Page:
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As previously discussed here  HMRC have been targeting taxpayers who they believe have overseas income and gains, which may not have previously been disclosed. 

We refer to these as the ‘offshore income and gains’ letters.

The letters being sent by HMRC are in response to information received from overseas jurisdictions with who the UK has entered into information exchange agreements.   The agreements entered into are known as Automatic Exchange of Information (AEOI) agreements, the Common Reporting Standard (CRS),  the United States Foreign Account Tax Compliance (FATCA), Crown Dependencies and Overseas Territories (CDOTs).

Since out last update we have assisted several taxpayers in responding to these letters, first by reviewing their overseas income and assets and then where necessary making a disclosure to HMRC using the ‘Worldwide Disclosure Facility’ (“WDF”).

Our reviews will sometimes find that a disclosure is not required and that the clients affairs are in order, but we are also finding that cases where income or gains have not been declared and action is required.

In practice we are finding that the letters have been received in connection with income producing “assets” held in Germany, the US, Switzerland, Isle of Mann and the Channel Islands.  This is likely to be just a coincidence, as these locations will be some of the most likely for overseas assets to be legitimately situated.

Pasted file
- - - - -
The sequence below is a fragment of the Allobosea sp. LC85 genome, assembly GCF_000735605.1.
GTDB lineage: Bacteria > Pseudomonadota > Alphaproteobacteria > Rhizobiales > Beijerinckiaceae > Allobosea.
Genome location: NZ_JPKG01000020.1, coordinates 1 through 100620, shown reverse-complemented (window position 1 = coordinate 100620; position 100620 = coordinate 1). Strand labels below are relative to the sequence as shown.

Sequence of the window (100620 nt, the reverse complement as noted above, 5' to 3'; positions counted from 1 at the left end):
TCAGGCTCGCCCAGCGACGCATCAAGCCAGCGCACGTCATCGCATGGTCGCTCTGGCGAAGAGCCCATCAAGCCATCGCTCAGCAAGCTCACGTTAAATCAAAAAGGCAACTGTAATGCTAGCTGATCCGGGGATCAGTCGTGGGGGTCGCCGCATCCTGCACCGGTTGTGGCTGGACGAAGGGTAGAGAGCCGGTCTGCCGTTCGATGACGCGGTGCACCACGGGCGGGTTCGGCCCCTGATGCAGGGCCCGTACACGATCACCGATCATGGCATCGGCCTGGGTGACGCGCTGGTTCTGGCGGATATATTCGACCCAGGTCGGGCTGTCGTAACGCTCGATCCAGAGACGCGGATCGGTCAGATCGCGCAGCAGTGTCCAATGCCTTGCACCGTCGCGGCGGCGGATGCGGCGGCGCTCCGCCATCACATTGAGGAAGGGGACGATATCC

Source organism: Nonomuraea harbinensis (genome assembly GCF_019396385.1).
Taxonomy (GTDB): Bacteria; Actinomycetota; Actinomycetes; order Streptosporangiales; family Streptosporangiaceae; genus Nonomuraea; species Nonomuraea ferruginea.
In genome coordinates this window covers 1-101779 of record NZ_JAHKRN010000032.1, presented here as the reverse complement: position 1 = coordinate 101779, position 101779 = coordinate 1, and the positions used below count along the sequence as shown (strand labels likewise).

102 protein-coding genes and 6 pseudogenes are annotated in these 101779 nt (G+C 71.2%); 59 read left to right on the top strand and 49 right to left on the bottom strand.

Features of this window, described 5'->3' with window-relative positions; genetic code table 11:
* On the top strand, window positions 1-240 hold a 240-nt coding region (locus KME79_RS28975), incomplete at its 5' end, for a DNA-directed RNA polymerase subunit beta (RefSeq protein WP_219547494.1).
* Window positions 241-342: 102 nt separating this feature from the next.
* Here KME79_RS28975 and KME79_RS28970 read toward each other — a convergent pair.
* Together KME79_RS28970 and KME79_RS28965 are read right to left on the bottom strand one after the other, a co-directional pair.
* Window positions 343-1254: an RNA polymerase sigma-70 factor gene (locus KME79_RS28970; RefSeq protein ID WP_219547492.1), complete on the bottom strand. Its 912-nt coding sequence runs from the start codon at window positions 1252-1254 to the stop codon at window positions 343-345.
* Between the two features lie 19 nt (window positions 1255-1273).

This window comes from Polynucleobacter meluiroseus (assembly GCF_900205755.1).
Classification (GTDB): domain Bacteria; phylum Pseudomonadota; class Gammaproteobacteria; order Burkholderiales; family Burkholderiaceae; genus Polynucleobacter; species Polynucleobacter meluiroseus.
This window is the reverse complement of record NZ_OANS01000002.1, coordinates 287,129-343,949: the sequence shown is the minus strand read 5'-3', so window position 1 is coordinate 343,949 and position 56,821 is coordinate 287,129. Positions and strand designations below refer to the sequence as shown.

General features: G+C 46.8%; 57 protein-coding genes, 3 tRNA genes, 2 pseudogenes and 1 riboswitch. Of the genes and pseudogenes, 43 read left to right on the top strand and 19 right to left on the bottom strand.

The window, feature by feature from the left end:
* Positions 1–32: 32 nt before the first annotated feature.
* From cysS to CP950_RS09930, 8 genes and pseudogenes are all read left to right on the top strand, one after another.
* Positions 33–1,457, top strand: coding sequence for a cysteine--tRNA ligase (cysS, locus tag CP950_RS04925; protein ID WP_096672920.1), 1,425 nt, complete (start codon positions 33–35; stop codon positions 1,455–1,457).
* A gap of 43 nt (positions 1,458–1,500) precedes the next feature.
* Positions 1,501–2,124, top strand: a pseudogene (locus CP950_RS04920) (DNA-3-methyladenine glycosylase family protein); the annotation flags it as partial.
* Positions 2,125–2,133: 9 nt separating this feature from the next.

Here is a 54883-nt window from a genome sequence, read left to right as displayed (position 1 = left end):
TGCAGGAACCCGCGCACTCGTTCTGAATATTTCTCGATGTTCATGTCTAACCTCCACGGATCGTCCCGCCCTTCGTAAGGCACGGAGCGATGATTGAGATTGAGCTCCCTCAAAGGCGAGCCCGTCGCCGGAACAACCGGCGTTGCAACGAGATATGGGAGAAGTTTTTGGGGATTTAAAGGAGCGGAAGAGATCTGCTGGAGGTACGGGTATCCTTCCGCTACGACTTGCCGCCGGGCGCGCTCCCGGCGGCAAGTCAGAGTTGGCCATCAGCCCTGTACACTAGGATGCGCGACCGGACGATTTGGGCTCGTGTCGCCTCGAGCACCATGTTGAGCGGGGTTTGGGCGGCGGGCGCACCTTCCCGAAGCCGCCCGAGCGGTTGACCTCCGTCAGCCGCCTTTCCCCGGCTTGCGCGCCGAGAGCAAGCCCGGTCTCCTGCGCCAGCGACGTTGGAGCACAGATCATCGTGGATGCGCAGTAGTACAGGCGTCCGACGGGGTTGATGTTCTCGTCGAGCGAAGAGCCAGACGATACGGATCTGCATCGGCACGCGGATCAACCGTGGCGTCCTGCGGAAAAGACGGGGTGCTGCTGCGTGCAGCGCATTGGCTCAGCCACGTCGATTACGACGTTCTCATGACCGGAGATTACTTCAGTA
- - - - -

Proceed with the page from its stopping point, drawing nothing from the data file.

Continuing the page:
Once HMRC have been notified you will make a disclosure using the WDF it is important that this is dealt with properly and on time. 

Professional advice is crucial to manage this process properly. 

We will ensure the correct number of years are disclosed to HMRC, as this can vary depending on the circumstances and it is important you do not report more than you are required to.  

A thorough review of all overseas income and gains is then  required to ensure everything is reported properly. 

It is then also important to consider the taxpayers penalty position. 

It is clear that HMRC are taking a tough stance on penalties and will seek to apply penalties of 100-200% depending on circumstances and only accepting penalties below these levels where the taxpayer has a a reasonable excuse (with reference to their published guidelines).   We can help review your circumstances and consider whether you have a reasonable excuse.

If you have received an ‘offshore income and gains’ letter from HMRC please contact us in the first instance and we can discuss your situation and assess how we can help.